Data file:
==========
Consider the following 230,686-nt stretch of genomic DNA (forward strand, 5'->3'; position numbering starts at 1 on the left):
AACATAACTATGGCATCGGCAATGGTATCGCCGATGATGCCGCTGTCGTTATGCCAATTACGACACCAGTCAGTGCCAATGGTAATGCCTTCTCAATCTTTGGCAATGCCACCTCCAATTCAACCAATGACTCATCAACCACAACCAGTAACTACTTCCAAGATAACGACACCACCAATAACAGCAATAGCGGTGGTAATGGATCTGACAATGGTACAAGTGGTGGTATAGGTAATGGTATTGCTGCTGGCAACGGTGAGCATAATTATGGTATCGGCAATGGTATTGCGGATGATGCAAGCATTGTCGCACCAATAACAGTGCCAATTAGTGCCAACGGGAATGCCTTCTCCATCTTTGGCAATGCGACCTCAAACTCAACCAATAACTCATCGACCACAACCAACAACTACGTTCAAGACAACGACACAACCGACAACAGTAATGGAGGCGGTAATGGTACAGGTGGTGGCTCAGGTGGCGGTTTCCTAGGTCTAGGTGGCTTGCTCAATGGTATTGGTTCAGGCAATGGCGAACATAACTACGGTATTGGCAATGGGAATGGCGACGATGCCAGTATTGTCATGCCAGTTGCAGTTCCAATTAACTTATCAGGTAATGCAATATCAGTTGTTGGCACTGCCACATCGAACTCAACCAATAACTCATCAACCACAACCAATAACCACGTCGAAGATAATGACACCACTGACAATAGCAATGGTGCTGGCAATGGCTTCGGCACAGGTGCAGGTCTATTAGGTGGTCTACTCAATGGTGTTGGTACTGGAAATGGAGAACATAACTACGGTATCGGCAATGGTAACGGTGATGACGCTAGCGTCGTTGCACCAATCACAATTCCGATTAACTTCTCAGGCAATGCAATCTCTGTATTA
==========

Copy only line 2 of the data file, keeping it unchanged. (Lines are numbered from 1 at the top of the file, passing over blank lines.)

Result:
AACATAACTATGGCATCGGCAATGGTATCGCCGATGATGCCGCTGTCGTTATGCCAATTACGACACCAGTCAGTGCCAATGGTAATGCCTTCTCAATCTTTGGCAATGCCACCTCCAATTCAACCAATGACTCATCAACCACAACCAGTAACTACTTCCAAGATAACGACACCACCAATAACAGCAATAGCGGTGGTAATGGATCTGACAATGGTACAAGTGGTGGTATAGGTAATGGTATTGCTGCTGGCAACGGTGAGCATAATTATGGTATCGGCAATGGTATTGCGGATGATGCAAGCATTGTCGCACCAATAACAGTGCCAATTAGTGCCAACGGGAATGCCTTCTCCATCTTTGGCAATGCGACCTCAAACTCAACCAATAACTCATCGACCACAACCAACAACTACGTTCAAGACAACGACACAACCGACAACAGTAATGGAGGCGGTAATGGTACAGGTGGTGGCTCAGGTGGCGGTTTCCTAGGTCTAGGTGGCTTGCTCAATGGTATTGGTTCAGGCAATGGCGAACATAACTACGGTATTGGCAATGGGAATGGCGACGATGCCAGTATTGTCATGCCAGTTGCAGTTCCAATTAACTTATCAGGTAATGCAATATCAGTTGTTGGCACTGCCACATCGAACTCAACCAATAACTCATCAACCACAACCAATAACCACGTCGAAGATAATGACACCACTGACAATAGCAATGGTGCTGGCAATGGCTTCGGCACAGGTGCAGGTCTATTAGGTGGTCTACTCAATGGTGTTGGTACTGGAAATGGAGAACATAACTACGGTATCGGCAATGGTAACGGTGATGACGCTAGCGTCGTTGCACCAATCACAATTCCGATTAACTTCTCAGGCAATGCAATCTCTGTATTA